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Moscow Says It Won’t Expel Iraqi Envoys : Diplomacy: Soviets warn against adding “fuel to the fire” but concede that assisting Iraq’s army leaves the nation in moral conflict.

TIMES STAFF WRITER

Soviet Foreign Ministry spokesman Gennady I. Gerasimov this week criticized the U.S. expulsion of Iraqi diplomats as causing an escalation of tension in the Persian Gulf region. He said his country will not follow suit.

“I don’t believe that we have to add fuel to the fire in this explosive situation,” Gerasimov said Tuesday.

The official conceded, however, that the Soviet Union faces a moral conflict because Soviet military specialists continue to assist the Iraqi army, which is equipped chiefly with Soviet weapons.

On Monday, the United States expelled 36 of the 55 members of the Iraqi Embassy staff in Washington and encouraged other countries to act similarly.

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The move was in response to Iraq’s demands that all foreign countries close their embassies in Kuwait, which Iraq has invaded and annexed. The United States and some other countries have refused to close their embassies in Kuwait. The staff of the Soviet Embassy has left, but the Kremlin maintains that the embassy is still legally open.

“Of course, Iraq’s actions to close embassies in Kuwait are illegitimate,” Gerasimov told reporters. “But if you use a tit-for-tat policy in this question, you risk falling into the spiral of escalation and aggravating the situation. We do not plan such action.”

Responding to questions, Gerasimov said that the Soviet Union, Iraq’s No. 1 arms supplier before the Aug. 2 invasion of Kuwait, is not breaking U.N. Security Council sanctions by keeping military specialists in Iraq.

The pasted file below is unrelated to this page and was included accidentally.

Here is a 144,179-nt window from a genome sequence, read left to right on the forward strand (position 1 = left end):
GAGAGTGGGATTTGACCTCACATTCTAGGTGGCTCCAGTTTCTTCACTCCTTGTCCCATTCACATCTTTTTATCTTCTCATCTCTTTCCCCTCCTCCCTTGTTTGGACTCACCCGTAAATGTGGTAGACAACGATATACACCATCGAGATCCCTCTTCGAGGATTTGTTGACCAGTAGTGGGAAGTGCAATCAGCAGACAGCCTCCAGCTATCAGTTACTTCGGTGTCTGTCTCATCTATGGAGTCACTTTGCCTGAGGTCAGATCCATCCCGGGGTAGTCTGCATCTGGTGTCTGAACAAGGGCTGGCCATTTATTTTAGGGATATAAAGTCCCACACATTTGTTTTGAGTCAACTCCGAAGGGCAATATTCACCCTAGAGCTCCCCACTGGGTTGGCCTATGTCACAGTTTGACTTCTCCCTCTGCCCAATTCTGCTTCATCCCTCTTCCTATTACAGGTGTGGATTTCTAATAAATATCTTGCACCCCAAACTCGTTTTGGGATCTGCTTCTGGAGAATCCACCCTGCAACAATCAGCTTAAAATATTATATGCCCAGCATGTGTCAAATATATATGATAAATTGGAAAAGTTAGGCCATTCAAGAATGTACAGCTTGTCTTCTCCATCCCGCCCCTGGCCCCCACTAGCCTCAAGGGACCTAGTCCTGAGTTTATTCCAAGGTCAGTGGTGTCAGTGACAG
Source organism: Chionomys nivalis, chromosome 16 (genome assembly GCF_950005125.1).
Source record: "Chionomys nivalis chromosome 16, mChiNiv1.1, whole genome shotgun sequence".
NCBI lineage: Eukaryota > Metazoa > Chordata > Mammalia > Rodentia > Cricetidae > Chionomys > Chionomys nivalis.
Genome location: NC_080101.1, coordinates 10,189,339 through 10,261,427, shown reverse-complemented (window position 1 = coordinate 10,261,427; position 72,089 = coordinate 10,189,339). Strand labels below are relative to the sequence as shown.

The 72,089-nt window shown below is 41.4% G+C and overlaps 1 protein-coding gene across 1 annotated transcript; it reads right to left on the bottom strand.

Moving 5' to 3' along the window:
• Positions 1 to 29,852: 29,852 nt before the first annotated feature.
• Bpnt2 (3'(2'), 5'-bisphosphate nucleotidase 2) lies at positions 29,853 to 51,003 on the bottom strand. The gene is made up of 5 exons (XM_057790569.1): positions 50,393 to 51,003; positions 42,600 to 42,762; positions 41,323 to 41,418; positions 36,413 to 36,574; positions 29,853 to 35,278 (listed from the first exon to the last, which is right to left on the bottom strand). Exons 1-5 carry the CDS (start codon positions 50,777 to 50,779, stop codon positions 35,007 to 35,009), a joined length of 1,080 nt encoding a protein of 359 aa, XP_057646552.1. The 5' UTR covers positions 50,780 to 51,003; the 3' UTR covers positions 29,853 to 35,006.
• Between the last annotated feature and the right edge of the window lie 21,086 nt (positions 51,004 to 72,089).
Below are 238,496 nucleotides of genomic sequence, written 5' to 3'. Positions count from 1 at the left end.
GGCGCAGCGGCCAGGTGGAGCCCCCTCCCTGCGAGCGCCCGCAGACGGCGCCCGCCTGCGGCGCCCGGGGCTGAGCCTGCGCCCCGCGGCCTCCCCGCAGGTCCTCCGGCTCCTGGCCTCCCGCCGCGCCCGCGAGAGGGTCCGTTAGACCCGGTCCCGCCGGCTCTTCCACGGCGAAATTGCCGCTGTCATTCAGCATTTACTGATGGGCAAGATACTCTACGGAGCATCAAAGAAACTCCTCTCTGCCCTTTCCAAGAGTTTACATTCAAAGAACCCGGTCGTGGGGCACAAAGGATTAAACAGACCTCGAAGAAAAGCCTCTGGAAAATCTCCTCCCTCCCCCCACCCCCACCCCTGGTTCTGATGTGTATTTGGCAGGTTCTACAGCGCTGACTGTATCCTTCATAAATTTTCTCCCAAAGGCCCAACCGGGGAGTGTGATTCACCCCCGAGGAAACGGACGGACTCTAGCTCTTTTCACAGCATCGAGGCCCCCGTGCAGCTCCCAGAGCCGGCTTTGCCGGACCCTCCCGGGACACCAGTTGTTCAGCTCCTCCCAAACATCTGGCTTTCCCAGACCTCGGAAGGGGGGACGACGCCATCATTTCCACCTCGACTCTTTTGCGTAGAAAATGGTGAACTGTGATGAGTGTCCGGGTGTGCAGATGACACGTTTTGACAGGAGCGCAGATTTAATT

“From the legal point of view, there are no violations,” he said. “But a moral problem does exist, and we will try to resolve it.”

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After Iraq’s invasion of Kuwait, the Kremlin quickly cut off arms sales to the government of Saddam Hussein and has repeatedly denounced Iraq’s action. On Saturday, it supported a U.N. resolution authorizing the use of force by foreign naval forces blockading Iraq, but President Mikhail S. Gorbachev said his government has no plans to use force against its former ally.

“It is a delicate situation, so we are approaching it cautiously,” Gerasimov said, continuing to emphasize the use of diplomacy rather than force.

Earlier in the day, Gerasimov said, the first group of relatives of Soviet military specialists working in Iraq, 240 women and children, arrived in Moscow. He said all 983 military dependents are expected to be home by Saturday.

About 8,000 Soviet nationals, mostly oil workers, diplomats and dependents, were in Iraq at the time of the invasion. The 880 who were in Kuwait have already been evacuated. However, the Kremlin has announced no plans to pull out the approximately 5,000 Soviets remaining in Iraq, some of whom by Soviet admission have been training the Iraqis in the use of Soviet-made military equipment.

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The 193 Soviet military specialists may not come home until their contracts run out, Gerasimov said, but he predicted that existing contracts will not be renewed and that no new contracts will be signed.

Several Soviet peace and disarmament organizations issued a joint statement calling for the withdrawal of all military specialists from Iraq until Iraq abandons its claim to Kuwait, the official Soviet news agency Tass reported.

Gerasimov said that although the Soviet government is staying in close contact with Baghdad in an effort to forge a political settlement, it does not want a special role as a go-between.


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